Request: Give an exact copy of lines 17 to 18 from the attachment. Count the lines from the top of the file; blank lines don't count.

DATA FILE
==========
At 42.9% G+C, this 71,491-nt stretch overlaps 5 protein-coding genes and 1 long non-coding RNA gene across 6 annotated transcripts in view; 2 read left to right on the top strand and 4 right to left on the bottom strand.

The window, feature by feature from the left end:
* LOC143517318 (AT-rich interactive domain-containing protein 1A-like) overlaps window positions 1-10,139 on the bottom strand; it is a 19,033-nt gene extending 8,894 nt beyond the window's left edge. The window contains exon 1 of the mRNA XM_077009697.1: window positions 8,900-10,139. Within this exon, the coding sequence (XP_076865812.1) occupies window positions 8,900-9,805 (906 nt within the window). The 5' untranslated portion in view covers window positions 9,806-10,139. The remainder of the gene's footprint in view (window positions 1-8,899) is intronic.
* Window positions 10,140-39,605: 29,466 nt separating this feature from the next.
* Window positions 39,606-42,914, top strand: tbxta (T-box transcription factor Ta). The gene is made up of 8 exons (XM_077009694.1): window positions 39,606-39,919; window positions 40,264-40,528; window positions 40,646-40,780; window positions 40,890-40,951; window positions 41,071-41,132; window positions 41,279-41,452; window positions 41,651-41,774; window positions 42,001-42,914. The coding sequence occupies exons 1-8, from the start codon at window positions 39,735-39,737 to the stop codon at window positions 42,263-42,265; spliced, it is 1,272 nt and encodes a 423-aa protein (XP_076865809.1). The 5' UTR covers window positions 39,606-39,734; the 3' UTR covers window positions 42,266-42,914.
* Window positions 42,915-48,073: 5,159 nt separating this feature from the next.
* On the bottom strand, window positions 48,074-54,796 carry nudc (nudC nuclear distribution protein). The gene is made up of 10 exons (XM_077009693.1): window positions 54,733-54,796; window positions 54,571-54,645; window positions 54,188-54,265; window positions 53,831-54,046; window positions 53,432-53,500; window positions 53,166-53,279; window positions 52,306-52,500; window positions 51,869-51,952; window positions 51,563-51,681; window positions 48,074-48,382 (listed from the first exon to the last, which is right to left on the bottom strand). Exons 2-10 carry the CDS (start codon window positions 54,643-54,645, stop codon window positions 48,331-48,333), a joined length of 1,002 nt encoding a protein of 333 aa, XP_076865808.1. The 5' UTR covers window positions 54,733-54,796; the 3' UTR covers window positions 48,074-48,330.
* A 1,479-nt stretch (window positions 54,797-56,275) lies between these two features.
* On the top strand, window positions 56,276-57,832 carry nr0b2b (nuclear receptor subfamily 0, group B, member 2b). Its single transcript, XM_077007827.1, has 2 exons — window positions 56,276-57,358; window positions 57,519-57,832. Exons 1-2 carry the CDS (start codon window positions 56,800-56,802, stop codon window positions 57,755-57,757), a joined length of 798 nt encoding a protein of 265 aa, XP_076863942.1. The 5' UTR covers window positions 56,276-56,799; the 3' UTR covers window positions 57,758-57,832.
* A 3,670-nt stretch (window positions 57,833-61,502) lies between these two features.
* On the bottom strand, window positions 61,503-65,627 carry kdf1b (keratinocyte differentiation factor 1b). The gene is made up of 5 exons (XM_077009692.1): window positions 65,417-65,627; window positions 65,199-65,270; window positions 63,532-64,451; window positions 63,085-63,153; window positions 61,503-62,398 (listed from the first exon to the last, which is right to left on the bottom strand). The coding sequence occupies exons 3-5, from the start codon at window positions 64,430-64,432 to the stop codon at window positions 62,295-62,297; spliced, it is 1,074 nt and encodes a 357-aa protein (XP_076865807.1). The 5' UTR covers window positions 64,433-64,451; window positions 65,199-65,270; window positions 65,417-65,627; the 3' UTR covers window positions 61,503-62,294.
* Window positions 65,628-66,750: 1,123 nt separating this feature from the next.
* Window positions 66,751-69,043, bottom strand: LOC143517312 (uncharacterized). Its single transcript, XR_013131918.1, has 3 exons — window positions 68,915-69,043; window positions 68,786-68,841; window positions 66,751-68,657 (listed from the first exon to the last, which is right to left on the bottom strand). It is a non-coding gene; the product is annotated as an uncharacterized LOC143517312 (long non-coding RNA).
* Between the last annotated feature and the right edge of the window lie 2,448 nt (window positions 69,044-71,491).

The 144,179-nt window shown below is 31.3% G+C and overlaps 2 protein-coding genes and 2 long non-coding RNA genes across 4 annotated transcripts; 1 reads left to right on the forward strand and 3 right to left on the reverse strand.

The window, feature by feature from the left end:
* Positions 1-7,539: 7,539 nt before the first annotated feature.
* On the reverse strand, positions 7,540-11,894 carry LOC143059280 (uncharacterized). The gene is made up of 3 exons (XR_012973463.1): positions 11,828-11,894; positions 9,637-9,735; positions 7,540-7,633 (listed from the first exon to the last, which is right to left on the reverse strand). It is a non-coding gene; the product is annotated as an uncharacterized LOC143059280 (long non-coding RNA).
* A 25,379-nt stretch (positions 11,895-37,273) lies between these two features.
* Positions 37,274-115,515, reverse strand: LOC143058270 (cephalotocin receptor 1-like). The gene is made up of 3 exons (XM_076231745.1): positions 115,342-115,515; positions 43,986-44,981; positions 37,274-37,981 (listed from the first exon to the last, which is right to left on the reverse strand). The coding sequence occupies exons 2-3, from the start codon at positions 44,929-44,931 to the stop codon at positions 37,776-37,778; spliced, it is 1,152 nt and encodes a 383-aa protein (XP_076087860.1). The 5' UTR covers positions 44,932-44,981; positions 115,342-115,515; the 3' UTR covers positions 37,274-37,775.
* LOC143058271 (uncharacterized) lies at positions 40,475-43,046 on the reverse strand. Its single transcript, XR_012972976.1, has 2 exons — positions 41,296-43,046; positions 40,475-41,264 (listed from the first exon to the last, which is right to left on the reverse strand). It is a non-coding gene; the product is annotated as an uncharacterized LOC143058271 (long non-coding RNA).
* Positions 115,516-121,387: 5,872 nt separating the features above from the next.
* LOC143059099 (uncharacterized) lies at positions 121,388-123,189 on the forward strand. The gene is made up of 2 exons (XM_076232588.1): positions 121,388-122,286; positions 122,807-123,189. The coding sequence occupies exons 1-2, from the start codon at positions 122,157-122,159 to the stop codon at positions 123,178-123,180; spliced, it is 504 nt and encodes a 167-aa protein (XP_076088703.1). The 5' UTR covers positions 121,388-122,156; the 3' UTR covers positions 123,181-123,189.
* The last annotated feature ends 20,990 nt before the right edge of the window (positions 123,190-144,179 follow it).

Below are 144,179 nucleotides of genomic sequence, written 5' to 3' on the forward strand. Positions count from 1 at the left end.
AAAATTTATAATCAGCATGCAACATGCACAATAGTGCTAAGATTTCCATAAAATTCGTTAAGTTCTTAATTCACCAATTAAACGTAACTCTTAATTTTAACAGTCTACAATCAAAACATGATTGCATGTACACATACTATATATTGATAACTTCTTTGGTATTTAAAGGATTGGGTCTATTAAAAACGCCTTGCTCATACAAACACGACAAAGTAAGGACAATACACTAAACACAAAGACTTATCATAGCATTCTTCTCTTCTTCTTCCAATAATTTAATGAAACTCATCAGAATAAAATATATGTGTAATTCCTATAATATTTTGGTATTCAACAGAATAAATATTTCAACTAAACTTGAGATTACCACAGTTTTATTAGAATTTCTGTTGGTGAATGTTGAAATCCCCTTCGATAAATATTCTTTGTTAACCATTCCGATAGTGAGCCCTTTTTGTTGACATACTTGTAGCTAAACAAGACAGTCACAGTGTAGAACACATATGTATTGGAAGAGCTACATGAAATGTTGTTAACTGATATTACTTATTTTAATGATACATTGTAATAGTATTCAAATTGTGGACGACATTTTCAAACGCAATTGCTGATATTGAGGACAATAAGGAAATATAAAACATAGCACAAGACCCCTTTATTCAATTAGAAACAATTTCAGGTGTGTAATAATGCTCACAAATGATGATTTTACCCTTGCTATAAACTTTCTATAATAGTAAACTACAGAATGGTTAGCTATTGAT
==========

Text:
* Positions 1-7,539: 7,539 nt before the first annotated feature.
* On the reverse strand, positions 7,540-11,894 carry LOC143059280 (uncharacterized). The gene is made up of 3 exons (XR_012973463.1): positions 11,828-11,894; positions 9,637-9,735; positions 7,540-7,633 (listed from the first exon to the last, which is right to left on the reverse strand). It is a non-coding gene; the product is annotated as an uncharacterized LOC143059280 (long non-coding RNA).